As-reported metrics miscalculate the credit risk for this e-commerce powerhouse
We have mentioned the distortions in as-reported accounting metrics numerous times. It misleads investors and hides the true profitability of companies.
Additionally, it affects other significant factors like credit ratings. One victim of these distortions is MercadoLibre (MELI), the largest e-commerce and payments ecosystem in Latin America.
The company is rated as a high-yield name by S&P, with an overstated risk of default.
Let’s use the Uniform Accounting framework to see the actual profitability of the company, and to evaluate its credit risk.
We can use Uniform Accounting to put the company’s real profitability up against its obligations and decide for ourselves the true risk of this business.
Also below, a detailed Uniform Accounting tearsheet of the company.
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It’s amazing how history repeats itself. In the early 2000s, the rating agencies couldn’t make sense of Amazon (AMZN) when it issued debt.
Due to the distortions in as-reported accounting that hid the true profitability of the company, rating agencies rated Amazon like it was going to go bankrupt in 2 years…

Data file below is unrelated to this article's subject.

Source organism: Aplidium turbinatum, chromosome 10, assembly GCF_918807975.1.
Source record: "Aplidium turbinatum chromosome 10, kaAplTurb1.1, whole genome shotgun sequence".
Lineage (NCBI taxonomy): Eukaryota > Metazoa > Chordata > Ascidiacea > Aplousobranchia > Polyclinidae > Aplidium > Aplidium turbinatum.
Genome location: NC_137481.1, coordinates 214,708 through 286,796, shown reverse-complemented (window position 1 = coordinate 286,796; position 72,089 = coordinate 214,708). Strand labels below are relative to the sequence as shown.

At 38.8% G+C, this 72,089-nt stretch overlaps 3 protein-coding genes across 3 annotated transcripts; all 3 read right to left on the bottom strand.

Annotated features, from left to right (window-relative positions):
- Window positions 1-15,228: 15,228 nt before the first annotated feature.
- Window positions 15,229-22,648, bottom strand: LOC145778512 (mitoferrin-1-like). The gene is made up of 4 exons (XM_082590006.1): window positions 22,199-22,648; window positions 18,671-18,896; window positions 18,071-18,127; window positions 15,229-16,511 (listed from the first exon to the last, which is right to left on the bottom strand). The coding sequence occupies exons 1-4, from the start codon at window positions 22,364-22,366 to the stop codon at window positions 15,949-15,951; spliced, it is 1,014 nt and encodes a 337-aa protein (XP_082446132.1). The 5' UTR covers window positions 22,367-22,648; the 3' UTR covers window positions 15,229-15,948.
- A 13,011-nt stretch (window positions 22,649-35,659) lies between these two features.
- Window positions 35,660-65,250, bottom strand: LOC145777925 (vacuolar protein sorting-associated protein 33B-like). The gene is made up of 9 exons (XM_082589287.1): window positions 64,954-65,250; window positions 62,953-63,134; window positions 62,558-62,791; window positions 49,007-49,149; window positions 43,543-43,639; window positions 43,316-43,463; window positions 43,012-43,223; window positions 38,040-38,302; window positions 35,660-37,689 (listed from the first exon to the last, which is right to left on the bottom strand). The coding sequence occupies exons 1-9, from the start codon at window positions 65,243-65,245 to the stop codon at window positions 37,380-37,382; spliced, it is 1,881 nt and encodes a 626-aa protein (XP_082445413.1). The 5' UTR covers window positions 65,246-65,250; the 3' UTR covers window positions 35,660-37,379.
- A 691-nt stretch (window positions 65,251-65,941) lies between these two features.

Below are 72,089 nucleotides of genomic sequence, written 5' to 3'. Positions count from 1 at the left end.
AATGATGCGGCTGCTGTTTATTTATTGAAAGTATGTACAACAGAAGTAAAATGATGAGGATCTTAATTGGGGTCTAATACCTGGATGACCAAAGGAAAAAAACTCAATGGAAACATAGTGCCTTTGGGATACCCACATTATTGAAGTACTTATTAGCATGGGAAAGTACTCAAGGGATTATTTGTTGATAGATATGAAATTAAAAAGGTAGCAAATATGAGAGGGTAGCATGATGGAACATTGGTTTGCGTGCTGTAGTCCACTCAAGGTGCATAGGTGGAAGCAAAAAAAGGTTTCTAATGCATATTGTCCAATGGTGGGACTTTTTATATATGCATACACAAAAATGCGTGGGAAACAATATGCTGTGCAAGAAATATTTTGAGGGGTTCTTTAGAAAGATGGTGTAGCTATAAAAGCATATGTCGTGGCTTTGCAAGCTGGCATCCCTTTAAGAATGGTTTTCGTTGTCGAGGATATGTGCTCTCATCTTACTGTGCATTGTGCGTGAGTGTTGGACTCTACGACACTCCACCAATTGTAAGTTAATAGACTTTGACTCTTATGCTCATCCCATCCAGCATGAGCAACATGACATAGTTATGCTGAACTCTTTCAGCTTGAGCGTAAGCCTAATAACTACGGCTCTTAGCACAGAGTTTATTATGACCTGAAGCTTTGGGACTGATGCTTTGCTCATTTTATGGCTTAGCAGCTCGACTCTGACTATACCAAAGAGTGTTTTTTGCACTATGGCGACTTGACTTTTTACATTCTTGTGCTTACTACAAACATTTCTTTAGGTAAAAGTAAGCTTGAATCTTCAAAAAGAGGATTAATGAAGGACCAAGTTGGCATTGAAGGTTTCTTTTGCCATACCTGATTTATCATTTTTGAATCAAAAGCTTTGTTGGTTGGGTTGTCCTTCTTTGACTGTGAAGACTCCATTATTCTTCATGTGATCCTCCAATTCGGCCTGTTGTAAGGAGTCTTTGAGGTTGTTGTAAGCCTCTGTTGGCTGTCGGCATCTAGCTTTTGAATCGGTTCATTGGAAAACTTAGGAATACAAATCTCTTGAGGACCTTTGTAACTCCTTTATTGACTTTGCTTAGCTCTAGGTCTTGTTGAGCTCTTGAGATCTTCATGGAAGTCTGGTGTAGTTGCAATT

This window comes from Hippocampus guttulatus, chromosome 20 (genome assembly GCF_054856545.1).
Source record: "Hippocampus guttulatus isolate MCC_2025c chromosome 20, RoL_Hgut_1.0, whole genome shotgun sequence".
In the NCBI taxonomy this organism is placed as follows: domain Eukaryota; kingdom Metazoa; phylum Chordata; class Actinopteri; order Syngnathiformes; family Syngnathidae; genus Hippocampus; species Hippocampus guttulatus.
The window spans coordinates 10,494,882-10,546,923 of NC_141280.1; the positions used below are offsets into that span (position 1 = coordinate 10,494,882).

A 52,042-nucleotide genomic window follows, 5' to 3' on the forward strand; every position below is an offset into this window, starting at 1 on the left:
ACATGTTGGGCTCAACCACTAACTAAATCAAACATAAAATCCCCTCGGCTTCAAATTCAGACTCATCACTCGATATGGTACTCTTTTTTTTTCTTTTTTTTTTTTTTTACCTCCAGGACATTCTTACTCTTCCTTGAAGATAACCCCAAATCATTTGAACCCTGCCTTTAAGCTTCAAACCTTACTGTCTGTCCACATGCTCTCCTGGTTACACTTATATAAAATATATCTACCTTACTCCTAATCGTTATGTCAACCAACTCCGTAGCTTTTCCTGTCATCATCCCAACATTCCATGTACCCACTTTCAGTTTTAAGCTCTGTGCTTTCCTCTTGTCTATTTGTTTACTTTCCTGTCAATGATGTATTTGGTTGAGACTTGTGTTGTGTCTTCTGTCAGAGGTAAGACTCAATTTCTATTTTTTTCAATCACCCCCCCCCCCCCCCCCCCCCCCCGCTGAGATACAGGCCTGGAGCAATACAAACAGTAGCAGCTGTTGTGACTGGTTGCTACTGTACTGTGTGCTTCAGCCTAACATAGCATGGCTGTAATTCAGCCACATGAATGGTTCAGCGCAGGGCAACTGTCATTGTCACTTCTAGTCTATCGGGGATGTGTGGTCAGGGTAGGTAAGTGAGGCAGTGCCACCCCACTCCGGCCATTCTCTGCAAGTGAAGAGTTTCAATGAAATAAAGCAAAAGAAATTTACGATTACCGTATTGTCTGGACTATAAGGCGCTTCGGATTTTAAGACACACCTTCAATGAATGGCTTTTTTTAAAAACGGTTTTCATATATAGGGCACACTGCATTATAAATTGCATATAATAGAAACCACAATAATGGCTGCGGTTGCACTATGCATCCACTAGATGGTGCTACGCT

The reality though was that Amazon was already printing money impressively.
Now, rating agencies are making the same mistake with the Amazon of South America.
MercadoLibre (MELI), the massive e-commerce powerhouse in Latin America, is rated “BB+” by S&P. With this rating, S&P is saying it thinks the company’s chance of bankruptcy in the next few years is as high as 10%.
MercadoLibre is a $60bn company that throws off a ton of cash. With those traits, it is unlikely that default risk is that high.
You almost can’t blame the credit rating agencies though. As-reported metrics show the company’s return on assets (ROA) was barely above the cost of capital by around 5% last year.
According to as-reported metrics, MercadoLibre was making below cost-of-capital levels of returns in 2020 and 2021, with 1% and 3% ROA respectively.
It looks like a crummy business, and the rating agencies are treating it as such.
On the other hand, Uniform Accounting removes the distortions caused by as-reported accounting and shows us how profitable the company actually is.
The company’s Uniform ROA has improved from 8% in 2020 to 24% by 2022. It boosted its returns and has been printing cash in the last two years. And for much of the past 20 years, its returns were well above 15%.
However, rating agencies were misled by as-reported metrics and because of that, they couldn’t really understand the business.
Hence, they gave an unbelievable credit rating for MercadoLibre, overstating its risk of default.
We can figure out if there is a real risk for this company by leveraging the Credit Cash Flow Prime (“CCFP”) to understand how the company’s obligations match against its cash and cash flows.